Building trust, shaping the future

The – real – Trust deficit is partly caused by the management conditions in organizations and partly by changes in society: individualization, our relationship with time and authority, etc. (see TMI’s 11 Winds of Trust).

Experience has shown us that the most effective way of building (or reinforcing) Trust is to ‘put our trust in Trust’. What this means operationally is tasking managers to measure the level of Trust and then propose concrete actions to senior management where necessary. This is what we call transformation without consultants.

The success of this kind of approach is down to two concurrent effects :

  • The journey, in other words a period of reflection to consider the issue of Trust by taking the (rarely used) opportunity to have a meaningful conversation with one’s colleagues on the subject.
  • Participation in proposals that are reported back ‘unfiltered’ to the company’s management

The reason Trust is such a hot topic today, certainly more than it was ten or twenty years ago, is because phenomena of profound sociological change, reinforced by far-reaching technological change, have been occurring. The experience of work in the 2010s is very different to what it was in previous decades. To understand these changes, Stratorg, with the support of its customers, founded the Trust Management Institute.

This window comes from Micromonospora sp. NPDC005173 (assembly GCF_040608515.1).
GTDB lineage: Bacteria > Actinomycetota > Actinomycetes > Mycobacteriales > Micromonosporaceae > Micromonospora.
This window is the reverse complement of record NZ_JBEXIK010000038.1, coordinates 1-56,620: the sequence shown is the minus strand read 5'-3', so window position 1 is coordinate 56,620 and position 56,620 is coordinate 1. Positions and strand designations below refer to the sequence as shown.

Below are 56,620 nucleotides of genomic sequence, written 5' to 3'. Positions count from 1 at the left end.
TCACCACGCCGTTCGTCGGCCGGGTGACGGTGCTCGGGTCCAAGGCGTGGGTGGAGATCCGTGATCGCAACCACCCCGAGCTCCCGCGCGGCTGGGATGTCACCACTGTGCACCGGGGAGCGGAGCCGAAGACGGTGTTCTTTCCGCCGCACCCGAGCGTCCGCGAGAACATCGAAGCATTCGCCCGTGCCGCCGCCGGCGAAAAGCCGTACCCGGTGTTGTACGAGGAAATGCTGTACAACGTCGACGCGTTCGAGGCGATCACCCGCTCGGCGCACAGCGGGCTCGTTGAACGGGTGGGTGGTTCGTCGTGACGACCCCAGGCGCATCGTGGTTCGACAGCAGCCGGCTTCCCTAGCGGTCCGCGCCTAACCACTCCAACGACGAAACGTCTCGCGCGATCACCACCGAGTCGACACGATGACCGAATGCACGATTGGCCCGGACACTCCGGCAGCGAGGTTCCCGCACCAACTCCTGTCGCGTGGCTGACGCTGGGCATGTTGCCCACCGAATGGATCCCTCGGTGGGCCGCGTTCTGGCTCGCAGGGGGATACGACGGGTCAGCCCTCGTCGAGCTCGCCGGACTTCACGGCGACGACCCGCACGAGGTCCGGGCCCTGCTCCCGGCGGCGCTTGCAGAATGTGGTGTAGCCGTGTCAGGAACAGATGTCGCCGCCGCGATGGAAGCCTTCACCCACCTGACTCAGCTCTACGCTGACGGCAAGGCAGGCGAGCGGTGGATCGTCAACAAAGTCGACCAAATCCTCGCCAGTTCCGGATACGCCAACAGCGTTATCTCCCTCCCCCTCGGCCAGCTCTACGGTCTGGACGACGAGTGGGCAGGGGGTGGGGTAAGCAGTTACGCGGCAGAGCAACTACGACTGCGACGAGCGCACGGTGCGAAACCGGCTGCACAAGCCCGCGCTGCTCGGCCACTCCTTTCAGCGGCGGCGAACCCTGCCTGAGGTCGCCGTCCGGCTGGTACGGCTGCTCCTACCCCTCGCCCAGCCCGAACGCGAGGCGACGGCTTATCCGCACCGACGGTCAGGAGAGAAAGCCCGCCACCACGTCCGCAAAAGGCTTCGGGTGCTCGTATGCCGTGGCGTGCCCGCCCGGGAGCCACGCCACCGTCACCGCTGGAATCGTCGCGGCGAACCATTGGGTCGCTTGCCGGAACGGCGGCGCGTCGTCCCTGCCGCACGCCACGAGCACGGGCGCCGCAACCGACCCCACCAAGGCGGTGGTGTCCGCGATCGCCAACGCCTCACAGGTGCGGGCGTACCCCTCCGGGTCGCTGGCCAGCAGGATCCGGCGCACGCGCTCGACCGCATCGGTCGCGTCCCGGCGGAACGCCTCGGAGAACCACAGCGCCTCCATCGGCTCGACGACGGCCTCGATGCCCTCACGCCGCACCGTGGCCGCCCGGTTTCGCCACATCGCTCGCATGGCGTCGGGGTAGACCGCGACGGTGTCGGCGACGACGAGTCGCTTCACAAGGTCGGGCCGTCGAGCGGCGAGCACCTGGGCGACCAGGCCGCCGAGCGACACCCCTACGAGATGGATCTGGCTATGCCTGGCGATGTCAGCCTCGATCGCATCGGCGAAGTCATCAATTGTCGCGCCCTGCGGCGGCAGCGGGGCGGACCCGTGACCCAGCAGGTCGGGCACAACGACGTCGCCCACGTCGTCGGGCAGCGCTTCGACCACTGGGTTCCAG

If people are at the centre of a Trust-based approach, and that is self-evident, then we must understand the profound changes to which people are subject.

It is important to be aware that the solution involves shedding more light on those areas that are all too often left in the dark. With this clearer vision, people are capable of using their capacity for action to the full, without needing a whole raft of instructions